SHOULD I call on Johnny Logan for this week’s intro?
Although it is almost 40 years ago sincewas a smash hit. It's now a byword for GAA disappointment. Some might argue that it's becoming too acceptable in terms of the lack of Cork hurling silverware.
Before the Munster club hurling semi-final between St Finbarr’s and Ballyea we were reminded it was 2009 when the last Cork team, Newtownshandrum, won the trophy. The wait will now extend into a 14th year.
However, in relation to the latest loss, we'll have to argue that some defeats have positives attached. The Barrs were every bit as good as the Banner representatives and playing with 14 for a long period had to be a crucial factor.
In relation to the sending-off, Conor Cahalane was somewhat unlucky. The Castlehaven footballer has enjoyed a very influential role with this Barrs team from the very start of the season.
The pity is defeat denies the club added opportunities to further enhance their standing in the community. Last year on the journey to the All-Ireland football semi-final, their talented social media gurus played an absolute blinder. I was looking forward to more of the same.
Overall though, what a year for the Blues.
Inniscarra also tasted defeat, in the intermediate championship. They can have no complaints in so far as they were defeated by a superior Roscrea team, but it won't take from a most special season.
The final team on Munster duty was Ballygiblin and I was in Páirc Uí Rinn to witness their clash with Colligan from Waterford. Up to recent times, I hadn’t heard of this Déise outfit, who sound more like a surname than a GAA club. A Dungarvan gentleman filled me in beforehand.
Because of the restructuring of the championships in Cork, the North Cork team were representing the county for the second year in a row. Twice in the first five minutes, we were treated to the sight of Mark Keane in a backward motion fetching superbly over his head. It was an indication that there were well in the zone for this one.
In the first period, two goal chances arose. Nine minutes in Darragh Flynn finished superbly. Ten minutes later with Ballygiblin leading 1-5 to 0-6, a long delivery ended in the champions' goalmouth, Waterford hurler Colin Dunford attempted an overhead pull but it didn’t come off. In the next five minutes Flynn, Cathail O’Mahony (2) and Joseph O’Sullivan pointed and from there on, there were in command.
A striking feature of the team apart from its hurling ability is the presence of some serious buachaillí mór, such as Fionn Herlihy, Ryan Donegan, Shane Beston, Sean O’Sullivan, Joseph O’Sullivan and obviously Keane.
Next up St Kieran's from Limerick in the Munster Final on Sunday week. A wee concern for some of them but not all is that Shane Beston is getting married on the day before!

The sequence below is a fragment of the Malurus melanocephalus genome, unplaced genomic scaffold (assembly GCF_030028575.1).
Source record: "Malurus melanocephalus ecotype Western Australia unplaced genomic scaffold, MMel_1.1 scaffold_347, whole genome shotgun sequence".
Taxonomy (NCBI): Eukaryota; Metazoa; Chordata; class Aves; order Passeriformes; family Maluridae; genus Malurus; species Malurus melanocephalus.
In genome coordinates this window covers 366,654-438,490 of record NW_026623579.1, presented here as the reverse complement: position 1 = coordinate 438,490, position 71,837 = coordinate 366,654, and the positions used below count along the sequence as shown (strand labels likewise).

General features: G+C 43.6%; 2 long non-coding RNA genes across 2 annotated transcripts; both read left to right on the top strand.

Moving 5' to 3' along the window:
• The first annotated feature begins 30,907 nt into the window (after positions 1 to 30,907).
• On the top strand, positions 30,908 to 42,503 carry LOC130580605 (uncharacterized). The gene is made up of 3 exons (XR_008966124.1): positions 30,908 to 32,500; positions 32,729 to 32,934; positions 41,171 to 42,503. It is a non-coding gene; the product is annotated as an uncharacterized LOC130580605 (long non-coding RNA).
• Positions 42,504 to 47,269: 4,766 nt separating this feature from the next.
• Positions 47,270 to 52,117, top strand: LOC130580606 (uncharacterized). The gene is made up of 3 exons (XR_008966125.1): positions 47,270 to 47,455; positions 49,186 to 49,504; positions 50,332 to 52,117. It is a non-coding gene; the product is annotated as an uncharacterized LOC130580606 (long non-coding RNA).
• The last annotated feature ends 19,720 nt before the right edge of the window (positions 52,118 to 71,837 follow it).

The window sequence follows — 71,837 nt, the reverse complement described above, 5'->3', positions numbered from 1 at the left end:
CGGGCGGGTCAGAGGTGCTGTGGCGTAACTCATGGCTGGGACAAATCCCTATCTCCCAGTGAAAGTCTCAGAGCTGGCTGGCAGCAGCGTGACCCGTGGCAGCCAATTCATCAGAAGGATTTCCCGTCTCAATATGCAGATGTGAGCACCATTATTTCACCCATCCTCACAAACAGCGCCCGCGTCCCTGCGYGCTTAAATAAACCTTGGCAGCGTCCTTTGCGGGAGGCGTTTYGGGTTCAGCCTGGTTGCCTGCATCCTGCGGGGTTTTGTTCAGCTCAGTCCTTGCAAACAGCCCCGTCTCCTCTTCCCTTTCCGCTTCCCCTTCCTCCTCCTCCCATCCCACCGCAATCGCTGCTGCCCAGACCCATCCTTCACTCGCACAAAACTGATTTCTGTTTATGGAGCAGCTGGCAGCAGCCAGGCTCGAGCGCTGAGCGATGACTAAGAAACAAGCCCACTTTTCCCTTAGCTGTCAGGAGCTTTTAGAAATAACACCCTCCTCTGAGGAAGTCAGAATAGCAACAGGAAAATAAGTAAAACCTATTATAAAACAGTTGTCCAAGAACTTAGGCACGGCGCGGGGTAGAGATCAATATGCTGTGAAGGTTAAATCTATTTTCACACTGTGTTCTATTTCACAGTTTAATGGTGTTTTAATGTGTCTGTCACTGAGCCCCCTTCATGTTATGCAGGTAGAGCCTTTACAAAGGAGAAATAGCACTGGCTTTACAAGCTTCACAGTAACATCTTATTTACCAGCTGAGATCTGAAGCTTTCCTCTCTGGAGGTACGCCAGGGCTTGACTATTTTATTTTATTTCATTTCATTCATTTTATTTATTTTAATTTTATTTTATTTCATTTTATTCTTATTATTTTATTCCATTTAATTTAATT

After the game, I was fortunate enough to meet with some of their supporting army and without knowing anything about their backgrounds, they were abundantly clear in their views that the length of winter is directly linked to how long their on-field warriors can stay in the race. Many of you will understand the real meaning of those sentiments. You can take it that for many of the residents of this small North Cork location, the distraction from the challenges of this time of year will be provided by conversations relating to the upcoming final with the wedding adding to the mix.
So that was the hurling, this weekend, the county’s two remaining football representatives will enter the semi-final the arena at 1pm on Saturday. Kanturk face Rathmore in Páirc Uí Chaoimh in the intermediate championship while Kilmurry will travel north to Templetouhy for an engagement with Thurles Sarsfields in the junior penultimate stage.
Team rankings may not be the most accurate of methods in predicting outcomes but for what it is worth let us have a look at this one. According to our scientific method, Rathmore would be the eighth-best team in Kerry while Kanturk are at 24 in this county.
When Kilmurry head north on Saturday some may assume as we did a few weeks back that the Cork team should triumph over the premier county representatives. Hurling is the main game at Thurles Sarsfields but the informants tell us that they do play football up there and with the hurlers out of their championship for a while, the big ball has received some extra attention.
They were without a coach earlier on, but of late, former Carbery Rangers footballer and Tipp manager Peter Creedon has been involved. Creedon is considered an excellent coach. The fact that both his parents came from the Kilmurry parish will add a little extra.
Michael Cahill the former Tipperary hurler, Paddy Creedon. Darragh Stakelum, Henry Fogarty and James Armstrong are among their leading players.
As a matter of interest, the other semi-final which throws in at the same time will feature Fossa, with the two Cliffords, and Feohanagh Castlemahon. A Kilmurry-Fossa showdown would shorten the winter for many of us!